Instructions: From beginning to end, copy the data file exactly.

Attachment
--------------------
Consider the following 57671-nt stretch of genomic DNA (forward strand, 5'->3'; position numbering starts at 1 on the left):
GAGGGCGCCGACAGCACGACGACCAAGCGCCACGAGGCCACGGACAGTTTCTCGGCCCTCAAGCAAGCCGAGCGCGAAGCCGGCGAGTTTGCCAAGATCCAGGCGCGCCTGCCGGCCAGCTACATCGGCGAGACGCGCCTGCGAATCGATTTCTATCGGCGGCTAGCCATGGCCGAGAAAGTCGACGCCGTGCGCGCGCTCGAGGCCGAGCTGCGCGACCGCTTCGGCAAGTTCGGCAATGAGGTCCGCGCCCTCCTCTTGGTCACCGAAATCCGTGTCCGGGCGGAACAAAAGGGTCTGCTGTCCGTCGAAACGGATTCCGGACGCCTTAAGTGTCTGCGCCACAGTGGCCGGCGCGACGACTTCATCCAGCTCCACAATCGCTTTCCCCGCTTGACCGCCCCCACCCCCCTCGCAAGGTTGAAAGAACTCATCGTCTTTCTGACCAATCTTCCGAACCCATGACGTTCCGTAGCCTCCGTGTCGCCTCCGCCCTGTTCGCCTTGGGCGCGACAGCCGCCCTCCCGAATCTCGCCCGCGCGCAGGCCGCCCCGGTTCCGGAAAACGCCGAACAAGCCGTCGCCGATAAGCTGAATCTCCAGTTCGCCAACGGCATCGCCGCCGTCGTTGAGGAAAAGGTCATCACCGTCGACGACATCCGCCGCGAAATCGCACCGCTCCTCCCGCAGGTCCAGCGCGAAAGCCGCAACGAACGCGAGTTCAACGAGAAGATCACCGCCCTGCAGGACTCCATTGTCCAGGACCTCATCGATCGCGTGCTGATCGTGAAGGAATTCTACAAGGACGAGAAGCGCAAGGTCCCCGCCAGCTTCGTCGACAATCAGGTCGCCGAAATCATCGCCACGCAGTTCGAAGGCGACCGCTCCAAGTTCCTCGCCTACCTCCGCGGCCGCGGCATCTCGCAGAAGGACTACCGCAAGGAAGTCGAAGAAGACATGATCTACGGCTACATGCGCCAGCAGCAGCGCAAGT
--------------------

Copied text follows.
Consider the following 57671-nt stretch of genomic DNA (forward strand, 5'->3'; position numbering starts at 1 on the left):
GAGGGCGCCGACAGCACGACGACCAAGCGCCACGAGGCCACGGACAGTTTCTCGGCCCTCAAGCAAGCCGAGCGCGAAGCCGGCGAGTTTGCCAAGATCCAGGCGCGCCTGCCGGCCAGCTACATCGGCGAGACGCGCCTGCGAATCGATTTCTATCGGCGGCTAGCCATGGCCGAGAAAGTCGACGCCGTGCGCGCGCTCGAGGCCGAGCTGCGCGACCGCTTCGGCAAGTTCGGCAATGAGGTCCGCGCCCTCCTCTTGGTCACCGAAATCCGTGTCCGGGCGGAACAAAAGGGTCTGCTGTCCGTCGAAACGGATTCCGGACGCCTTAAGTGTCTGCGCCACAGTGGCCGGCGCGACGACTTCATCCAGCTCCACAATCGCTTTCCCCGCTTGACCGCCCCCACCCCCCTCGCAAGGTTGAAAGAACTCATCGTCTTTCTGACCAATCTTCCGAACCCATGACGTTCCGTAGCCTCCGTGTCGCCTCCGCCCTGTTCGCCTTGGGCGCGACAGCCGCCCTCCCGAATCTCGCCCGCGCGCAGGCCGCCCCGGTTCCGGAAAACGCCGAACAAGCCGTCGCCGATAAGCTGAATCTCCAGTTCGCCAACGGCATCGCCGCCGTCGTTGAGGAAAAGGTCATCACCGTCGACGACATCCGCCGCGAAATCGCACCGCTCCTCCCGCAGGTCCAGCGCGAAAGCCGCAACGAACGCGAGTTCAACGAGAAGATCACCGCCCTGCAGGACTCCATTGTCCAGGACCTCATCGATCGCGTGCTGATCGTGAAGGAATTCTACAAGGACGAGAAGCGCAAGGTCCCCGCCAGCTTCGTCGACAATCAGGTCGCCGAAATCATCGCCACGCAGTTCGAAGGCGACCGCTCCAAGTTCCTCGCCTACCTCCGCGGCCGCGGCATCTCGCAGAAGGACTACCGCAAGGAAGTCGAAGAAGACATGATCTACGGCTACATGCGCCAGCAGCAGCGCAAGT